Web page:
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Why is recruitment in pharmacy so hard?


Why is recruitment in pharmacy so hard?

Young people think ‘why should I work in a pharmacy when I can work in a coffee shop where I’m not going to get abused?’ Peter Kelly explains…


Community pharmacy is on its knees. The sector has been starved of resources for years due to underfunding. It was hobbling along by sheer grit and superhuman resilience. That resilience was smashed to pieces during the pandemic and now a lot of pharmacy owners and pharmacy teams feel defeated.

For many pharmacy teams workloads are increasing. Stores near shops that have closed down, now have to deal with extra prescriptions. Medicine shortages I think we can all accepted now is an issue that is likely to be permanent and increasing perpetually, also adding to extra workload.

Logic would say increasing workload can be handled by increasing staff but here is the catch – it’s become difficult to maintain pre-pandemic staff numbers, never mind trying to increase staff numbers to deal with extra workload. Many of you may of notice Day Lewis recently paused the rollout of a new service which was very out of character for them. One suspects, but I cannot be sure, that was due to staff numbers.

So why is it so hard to recruit staff to work in a pharmacy? I spoke to a top pharmacy recruiter and they told me the recruitment process had become incredibly time-consuming.

They said it had become very difficult to recruit dispensers but they believe now, it is very hard to recruit for any position within the pharmacy. They said that often, when you place an ad for a position, you will get a large enough number of applications through the job advertising website. But when you start to go through the applications, only a tiny faction are suitable.

People apply for jobs they live hours away from, many people fill in the form but then are not contactable. Government policy states that people on benefits have to do all that they can to show that they are trying to get a job. What a great common sense policy to reduce the number of  people on benefits except nobody thought it through and looked at the unintended consequences. Job recruiters get tons of applications from people who are unsuitable, uninterested and not in a practical position to take on the job they are applying for. They are only applying to show that they are doing all they can to get a job. This wastes a huge amount of time for everyone involved. It is an inefficient policy. And a victory for ideology over pragmatism. Which is very much the political ethos of the day.

When you whittle through all the applications only a small few are suitable and most of these are young people looking for something temporary. Pharmacy students looking for summer work or post A level students taking a year out to travel and save money, looking to a six-month stint. So, the process of recruiting never ends. The idea that you might be able to recruit someone good now who will likely put in ten years service had become major wishful thinking. So, what has happened?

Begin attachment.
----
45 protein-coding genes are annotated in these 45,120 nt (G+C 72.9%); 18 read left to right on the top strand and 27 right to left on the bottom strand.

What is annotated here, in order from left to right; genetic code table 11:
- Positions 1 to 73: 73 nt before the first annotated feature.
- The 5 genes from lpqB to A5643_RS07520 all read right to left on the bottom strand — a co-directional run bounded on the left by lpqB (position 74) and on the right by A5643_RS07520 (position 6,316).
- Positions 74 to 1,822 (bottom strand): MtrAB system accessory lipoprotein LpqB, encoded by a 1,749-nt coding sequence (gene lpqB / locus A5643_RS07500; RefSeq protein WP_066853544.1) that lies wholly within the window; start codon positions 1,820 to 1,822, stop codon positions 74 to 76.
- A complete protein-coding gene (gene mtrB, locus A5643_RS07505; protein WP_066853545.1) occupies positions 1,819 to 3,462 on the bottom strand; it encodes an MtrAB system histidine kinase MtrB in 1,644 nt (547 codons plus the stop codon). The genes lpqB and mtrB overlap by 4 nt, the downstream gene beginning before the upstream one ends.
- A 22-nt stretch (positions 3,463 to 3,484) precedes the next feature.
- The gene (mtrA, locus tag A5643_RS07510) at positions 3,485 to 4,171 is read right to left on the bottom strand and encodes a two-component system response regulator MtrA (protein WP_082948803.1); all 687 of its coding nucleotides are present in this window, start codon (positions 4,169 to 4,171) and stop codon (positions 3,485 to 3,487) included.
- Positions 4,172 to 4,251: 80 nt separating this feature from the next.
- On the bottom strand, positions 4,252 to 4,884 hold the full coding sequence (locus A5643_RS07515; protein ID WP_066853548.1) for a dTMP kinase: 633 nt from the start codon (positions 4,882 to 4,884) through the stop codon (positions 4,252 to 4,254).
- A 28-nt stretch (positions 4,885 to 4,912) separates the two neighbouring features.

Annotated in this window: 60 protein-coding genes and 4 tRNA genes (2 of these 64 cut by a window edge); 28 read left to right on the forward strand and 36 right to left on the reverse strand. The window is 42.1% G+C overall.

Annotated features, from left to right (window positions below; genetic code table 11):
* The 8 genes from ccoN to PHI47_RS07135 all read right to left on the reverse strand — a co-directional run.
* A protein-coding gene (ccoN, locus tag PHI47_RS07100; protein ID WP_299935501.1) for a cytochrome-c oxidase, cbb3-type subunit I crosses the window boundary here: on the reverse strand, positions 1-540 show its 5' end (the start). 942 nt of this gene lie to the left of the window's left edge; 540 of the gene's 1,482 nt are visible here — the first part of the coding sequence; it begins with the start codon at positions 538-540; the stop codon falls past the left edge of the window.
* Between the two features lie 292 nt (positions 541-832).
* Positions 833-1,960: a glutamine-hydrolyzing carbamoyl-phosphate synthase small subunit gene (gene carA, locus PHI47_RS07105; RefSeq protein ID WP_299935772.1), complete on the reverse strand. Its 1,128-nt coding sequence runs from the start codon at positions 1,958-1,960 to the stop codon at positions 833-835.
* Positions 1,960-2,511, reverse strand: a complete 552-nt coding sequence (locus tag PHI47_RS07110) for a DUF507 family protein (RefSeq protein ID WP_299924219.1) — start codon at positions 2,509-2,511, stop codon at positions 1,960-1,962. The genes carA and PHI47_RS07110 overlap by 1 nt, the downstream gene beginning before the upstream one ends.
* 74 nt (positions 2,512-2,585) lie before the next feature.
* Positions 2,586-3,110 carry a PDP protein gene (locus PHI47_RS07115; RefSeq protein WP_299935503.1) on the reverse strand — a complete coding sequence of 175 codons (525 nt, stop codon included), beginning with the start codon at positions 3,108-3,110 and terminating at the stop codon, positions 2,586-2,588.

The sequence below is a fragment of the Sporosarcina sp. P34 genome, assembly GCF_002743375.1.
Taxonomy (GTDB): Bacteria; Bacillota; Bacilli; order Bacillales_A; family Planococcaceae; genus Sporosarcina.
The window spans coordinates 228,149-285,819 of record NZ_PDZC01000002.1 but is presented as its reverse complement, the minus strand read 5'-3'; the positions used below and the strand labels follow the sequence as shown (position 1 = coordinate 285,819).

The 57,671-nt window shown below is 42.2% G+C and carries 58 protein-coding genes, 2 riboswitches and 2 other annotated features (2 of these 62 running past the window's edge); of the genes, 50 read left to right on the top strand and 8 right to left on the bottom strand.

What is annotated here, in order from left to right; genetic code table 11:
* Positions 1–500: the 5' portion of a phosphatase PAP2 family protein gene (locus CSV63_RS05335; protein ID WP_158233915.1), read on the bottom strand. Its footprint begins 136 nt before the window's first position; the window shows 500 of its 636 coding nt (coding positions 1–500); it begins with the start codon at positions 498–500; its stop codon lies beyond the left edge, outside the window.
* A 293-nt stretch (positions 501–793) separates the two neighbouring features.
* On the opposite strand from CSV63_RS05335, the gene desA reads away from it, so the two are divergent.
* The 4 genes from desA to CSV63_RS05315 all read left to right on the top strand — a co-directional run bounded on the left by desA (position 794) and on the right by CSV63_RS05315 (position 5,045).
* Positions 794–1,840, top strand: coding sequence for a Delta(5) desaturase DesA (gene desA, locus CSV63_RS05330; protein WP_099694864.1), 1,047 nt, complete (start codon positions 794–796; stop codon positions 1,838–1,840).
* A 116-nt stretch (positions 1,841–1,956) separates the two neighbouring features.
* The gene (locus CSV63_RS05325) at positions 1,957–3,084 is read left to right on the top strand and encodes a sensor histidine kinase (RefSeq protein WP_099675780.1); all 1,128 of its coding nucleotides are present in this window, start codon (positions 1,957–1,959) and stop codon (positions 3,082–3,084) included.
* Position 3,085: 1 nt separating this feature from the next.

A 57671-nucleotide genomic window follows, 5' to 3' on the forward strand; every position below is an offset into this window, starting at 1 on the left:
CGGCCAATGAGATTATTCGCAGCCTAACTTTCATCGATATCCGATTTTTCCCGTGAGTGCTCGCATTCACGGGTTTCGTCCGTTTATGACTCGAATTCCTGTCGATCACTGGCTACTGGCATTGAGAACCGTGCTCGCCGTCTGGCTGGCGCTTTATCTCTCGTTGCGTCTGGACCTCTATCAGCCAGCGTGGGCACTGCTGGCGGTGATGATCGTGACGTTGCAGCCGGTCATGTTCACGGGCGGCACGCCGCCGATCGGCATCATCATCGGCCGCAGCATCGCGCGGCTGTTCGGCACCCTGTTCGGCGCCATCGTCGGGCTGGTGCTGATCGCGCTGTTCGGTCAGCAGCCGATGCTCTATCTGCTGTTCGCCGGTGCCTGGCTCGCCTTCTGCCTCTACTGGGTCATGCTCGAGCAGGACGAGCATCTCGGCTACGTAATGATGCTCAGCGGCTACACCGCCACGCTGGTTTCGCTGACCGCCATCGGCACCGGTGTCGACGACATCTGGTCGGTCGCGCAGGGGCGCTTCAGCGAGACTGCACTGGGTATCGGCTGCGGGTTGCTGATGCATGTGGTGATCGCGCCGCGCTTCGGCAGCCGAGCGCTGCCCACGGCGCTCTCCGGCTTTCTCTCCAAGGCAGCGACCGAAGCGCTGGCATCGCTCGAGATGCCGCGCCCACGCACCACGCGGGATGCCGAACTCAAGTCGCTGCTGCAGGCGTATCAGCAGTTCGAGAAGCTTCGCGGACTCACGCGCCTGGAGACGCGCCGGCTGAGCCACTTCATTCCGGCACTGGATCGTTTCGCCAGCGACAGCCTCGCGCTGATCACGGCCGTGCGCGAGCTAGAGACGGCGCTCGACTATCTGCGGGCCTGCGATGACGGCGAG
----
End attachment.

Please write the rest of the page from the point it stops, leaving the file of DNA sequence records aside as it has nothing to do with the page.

Brexit will definitely have played a factor in this. Pharmacy teams in the UK have majorly benefited from workers from other EU countries over the years. I personally have worked in pharmacies with people from Slovakia, Poland, Italy, Spain, France and Norway to name a few over the years and  all have been brilliant. This supply line of talent is now pretty much closed off. While I think Brexit has exacerbated the problem of recruitment, I do think even if it had not have happen we would have a problem.


The pandemic


Working during the pandemic was extremely stressful. The demands were colossal. Some of the confrontation pharmacy teams had to put up with was totally unacceptable. It pushed team members over the line into burnout. People left the sector and others took early retirement.

And it has been a complete struggle to replace them. Pharmacy teams also got a raw deal during the pandemic. I live in a house in London, two of my flatmates worked from home during the pandemic and got tax back to help them pay for additional bills (heating, electricity etc) because they worked from home.

In house shares, you split the bills evenly. My bills went up because they were working from home but I did not get any tax back for going to work which was much harder. I know I am not the only one in that position. That was unfair. Where is our tax back bonus?

Also, during the pandemic, there was loads of news features of pharmacy staff talking about the abuse they were receiving from patients. Some of that has carried on now with medicine shortages and longer wanting times. Young people see that and think ‘why should I work in a pharmacy when I can work in a coffee shop where people are not going to abuse me?’

Working in a pharmacy is much harder than working in a coffee shop and I believe people who work in pharmacies should be better paid to take that into account. The sector needs realistic funding to better paid people or the whole system will diminish due to inadequate staffing.



Peter Kelly is a community pharmacist based in London and stand-up comedian.

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